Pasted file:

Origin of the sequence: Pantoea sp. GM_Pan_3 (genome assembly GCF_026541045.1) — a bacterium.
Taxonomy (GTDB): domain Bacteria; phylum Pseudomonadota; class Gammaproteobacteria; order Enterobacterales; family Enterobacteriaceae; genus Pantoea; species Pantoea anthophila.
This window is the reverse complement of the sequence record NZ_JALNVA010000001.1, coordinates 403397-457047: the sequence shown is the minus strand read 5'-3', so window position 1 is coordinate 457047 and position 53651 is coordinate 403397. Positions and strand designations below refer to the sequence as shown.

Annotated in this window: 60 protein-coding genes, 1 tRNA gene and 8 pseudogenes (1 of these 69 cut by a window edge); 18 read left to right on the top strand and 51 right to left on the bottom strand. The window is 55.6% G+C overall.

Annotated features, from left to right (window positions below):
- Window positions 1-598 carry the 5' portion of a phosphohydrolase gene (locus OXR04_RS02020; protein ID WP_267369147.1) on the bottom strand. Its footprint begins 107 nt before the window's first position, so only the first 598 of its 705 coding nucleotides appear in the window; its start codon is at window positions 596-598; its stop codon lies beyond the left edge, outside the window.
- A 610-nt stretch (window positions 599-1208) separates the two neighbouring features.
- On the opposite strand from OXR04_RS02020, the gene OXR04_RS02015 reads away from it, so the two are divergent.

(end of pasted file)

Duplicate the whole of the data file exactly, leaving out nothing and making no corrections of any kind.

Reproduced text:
Origin of the sequence: Pantoea sp. GM_Pan_3 (genome assembly GCF_026541045.1) — a bacterium.
Taxonomy (GTDB): domain Bacteria; phylum Pseudomonadota; class Gammaproteobacteria; order Enterobacterales; family Enterobacteriaceae; genus Pantoea; species Pantoea anthophila.
This window is the reverse complement of the sequence record NZ_JALNVA010000001.1, coordinates 403397-457047: the sequence shown is the minus strand read 5'-3', so window position 1 is coordinate 457047 and position 53651 is coordinate 403397. Positions and strand designations below refer to the sequence as shown.

Annotated in this window: 60 protein-coding genes, 1 tRNA gene and 8 pseudogenes (1 of these 69 cut by a window edge); 18 read left to right on the top strand and 51 right to left on the bottom strand. The window is 55.6% G+C overall.

Annotated features, from left to right (window positions below):
- Window positions 1-598 carry the 5' portion of a phosphohydrolase gene (locus OXR04_RS02020; protein ID WP_267369147.1) on the bottom strand. Its footprint begins 107 nt before the window's first position, so only the first 598 of its 705 coding nucleotides appear in the window; its start codon is at window positions 596-598; its stop codon lies beyond the left edge, outside the window.
- A 610-nt stretch (window positions 599-1208) separates the two neighbouring features.
- On the opposite strand from OXR04_RS02020, the gene OXR04_RS02015 reads away from it, so the two are divergent.